Since 2011 I have kept a long running post detailing the plants in my garden in St. Helens. My new garden in Cheshire was very overgrown when I moved in so most of it was removed or pruned hard during autumn 2015.
The progress of the “re-build” of the garden can be found in my post Dove Cottage Garden but here I will give details of the planting along with links to the actual plants on external websites.
The front garden is basically wedged shaped but with a curved, hawthorn hedge at its boundary with the lane. The boundary with the neighbour’s garden was a 8ft high hedge of Leyland cypress (Cupressus × leylandii) which was not in good condition and, with the neighbour’s agreement, I had it removed.
In its place we planted bare rooted Viburnum opulus ‘Roseum’ (snowball tree) which is already showing signs of being a very good alternative. For this year I want to leave the area in front of the hedge as open as possible so I have sown annual seeds White Scabious, Ammi majus, Cosmos bipinnatus ‘Purity’, Scabiosa atropurpurea ‘Burgundy Beau’, Nicotiana ‘Perfume Purple’, Nicotiana alata ‘Lime Green’ and Moluccella laevis (all from Sarah Raven) to provide a white, purple and lime green theme.
My first permanent plant for this area is Syringa Red Pixie which I’ve planted now to ensure a good display next spring/summer.
We also planted a few bare rooted Hawthorn saplings to fill the gap left in the hawthorn hedge by the removal of the Leylandii.
The lawn in the front garden had been left to grow a couple of feet high before I moved in and was in very bad condition. We lifted the old turf with a view to conditioning the soil, levelling and returfing. However, there were so many tree roots at the surface of the soil it would be a massive job to level it off enough to have a really fine lawn.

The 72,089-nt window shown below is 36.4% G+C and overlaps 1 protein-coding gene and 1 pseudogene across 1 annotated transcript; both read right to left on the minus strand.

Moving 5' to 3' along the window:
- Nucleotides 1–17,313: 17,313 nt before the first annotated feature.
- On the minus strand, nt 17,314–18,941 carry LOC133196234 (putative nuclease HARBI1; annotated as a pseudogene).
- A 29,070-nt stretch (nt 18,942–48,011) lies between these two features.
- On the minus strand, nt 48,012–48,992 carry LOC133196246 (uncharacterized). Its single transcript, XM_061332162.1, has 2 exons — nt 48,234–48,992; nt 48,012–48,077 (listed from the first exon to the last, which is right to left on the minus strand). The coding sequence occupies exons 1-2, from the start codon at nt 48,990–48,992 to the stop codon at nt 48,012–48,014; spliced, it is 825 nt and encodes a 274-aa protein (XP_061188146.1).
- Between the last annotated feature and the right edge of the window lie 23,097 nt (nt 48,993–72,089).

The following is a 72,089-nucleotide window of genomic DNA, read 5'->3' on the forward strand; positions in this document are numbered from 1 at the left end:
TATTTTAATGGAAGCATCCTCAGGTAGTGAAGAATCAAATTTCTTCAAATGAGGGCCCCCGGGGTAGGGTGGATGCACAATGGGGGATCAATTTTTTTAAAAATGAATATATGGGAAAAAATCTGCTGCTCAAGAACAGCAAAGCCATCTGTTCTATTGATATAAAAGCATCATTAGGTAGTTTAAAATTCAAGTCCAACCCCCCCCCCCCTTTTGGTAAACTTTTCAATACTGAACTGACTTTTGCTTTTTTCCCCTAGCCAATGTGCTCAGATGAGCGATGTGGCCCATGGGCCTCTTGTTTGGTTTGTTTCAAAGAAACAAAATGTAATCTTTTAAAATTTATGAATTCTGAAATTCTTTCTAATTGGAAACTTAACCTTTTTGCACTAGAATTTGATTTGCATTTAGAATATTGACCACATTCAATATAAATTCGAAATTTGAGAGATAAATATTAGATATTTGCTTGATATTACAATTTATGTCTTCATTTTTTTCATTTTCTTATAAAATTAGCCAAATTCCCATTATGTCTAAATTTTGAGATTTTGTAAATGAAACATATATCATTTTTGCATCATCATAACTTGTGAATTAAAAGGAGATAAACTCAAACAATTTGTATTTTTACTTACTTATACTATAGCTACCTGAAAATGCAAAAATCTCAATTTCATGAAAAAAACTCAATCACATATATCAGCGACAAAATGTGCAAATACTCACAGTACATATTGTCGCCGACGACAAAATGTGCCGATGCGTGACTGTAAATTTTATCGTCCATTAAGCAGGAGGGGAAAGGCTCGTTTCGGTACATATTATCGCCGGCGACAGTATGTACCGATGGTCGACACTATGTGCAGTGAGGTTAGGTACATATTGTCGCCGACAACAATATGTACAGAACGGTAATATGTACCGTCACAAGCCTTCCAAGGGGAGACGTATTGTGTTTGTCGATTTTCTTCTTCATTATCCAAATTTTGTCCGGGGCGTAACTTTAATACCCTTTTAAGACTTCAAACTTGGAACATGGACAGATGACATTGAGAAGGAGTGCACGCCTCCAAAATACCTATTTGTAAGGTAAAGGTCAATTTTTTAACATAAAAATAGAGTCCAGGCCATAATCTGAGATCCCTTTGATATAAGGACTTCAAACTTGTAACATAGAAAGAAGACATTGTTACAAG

Following some research I finally decided to grow a Clover Lawn so during early May I sowed a couple of packets of Trifolium repens (Wild White Clover Seed). It took quite some time for it to germinate which left space for weeds and grass to germinate alongside it so, at the moment, it isn’t looking that good. I will give it a few more weeks and hope that it grows and knits together. Once it has I will post a picture.
The front of the house was covered in ivy right up to the guttering and, in places, covering the windows!
I had most of the ivy taken down but left two columns either side of the window which I will allow to grow as far as the bedroom window.
In front of the Ivy/Clematis I have two Olive trees to provide a bit of shelter for the Clematis roots.
There is a rectangular bed running along the path which was full of a white Japanese anemone which I think is Anemone × hybrida ‘Honorine Jobert’. I do like this plant and had it in my old garden but it was left to grow very high and spread even into the lawn so I removed most of it last autumn. Now, in May it is sprouting up all over the bed as I expected but I shall leave it and see how it flowers later in the year.